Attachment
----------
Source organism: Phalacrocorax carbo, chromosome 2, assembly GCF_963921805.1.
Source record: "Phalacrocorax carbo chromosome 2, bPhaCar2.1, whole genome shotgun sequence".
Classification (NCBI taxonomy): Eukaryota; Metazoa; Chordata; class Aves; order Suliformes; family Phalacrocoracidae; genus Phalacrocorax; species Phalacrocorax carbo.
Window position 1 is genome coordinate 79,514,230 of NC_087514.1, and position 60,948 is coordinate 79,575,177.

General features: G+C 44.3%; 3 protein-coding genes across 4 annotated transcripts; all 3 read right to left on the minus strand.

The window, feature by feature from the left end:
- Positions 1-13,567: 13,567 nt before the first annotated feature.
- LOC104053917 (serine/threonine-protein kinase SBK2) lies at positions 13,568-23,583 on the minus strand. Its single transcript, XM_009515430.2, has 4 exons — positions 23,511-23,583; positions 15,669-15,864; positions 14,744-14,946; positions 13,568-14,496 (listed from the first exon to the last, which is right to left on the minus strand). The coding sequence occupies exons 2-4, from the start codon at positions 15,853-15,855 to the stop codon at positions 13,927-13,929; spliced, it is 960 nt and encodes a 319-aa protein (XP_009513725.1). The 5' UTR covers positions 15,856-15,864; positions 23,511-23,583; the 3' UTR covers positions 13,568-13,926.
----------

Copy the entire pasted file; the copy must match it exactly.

Source organism: Phalacrocorax carbo, chromosome 2, assembly GCF_963921805.1.
Source record: "Phalacrocorax carbo chromosome 2, bPhaCar2.1, whole genome shotgun sequence".
Classification (NCBI taxonomy): Eukaryota; Metazoa; Chordata; class Aves; order Suliformes; family Phalacrocoracidae; genus Phalacrocorax; species Phalacrocorax carbo.
Window position 1 is genome coordinate 79,514,230 of NC_087514.1, and position 60,948 is coordinate 79,575,177.

General features: G+C 44.3%; 3 protein-coding genes across 4 annotated transcripts; all 3 read right to left on the minus strand.

The window, feature by feature from the left end:
- Positions 1-13,567: 13,567 nt before the first annotated feature.
- LOC104053917 (serine/threonine-protein kinase SBK2) lies at positions 13,568-23,583 on the minus strand. Its single transcript, XM_009515430.2, has 4 exons — positions 23,511-23,583; positions 15,669-15,864; positions 14,744-14,946; positions 13,568-14,496 (listed from the first exon to the last, which is right to left on the minus strand). The coding sequence occupies exons 2-4, from the start codon at positions 15,853-15,855 to the stop codon at positions 13,927-13,929; spliced, it is 960 nt and encodes a 319-aa protein (XP_009513725.1). The 5' UTR covers positions 15,856-15,864; positions 23,511-23,583; the 3' UTR covers positions 13,568-13,926.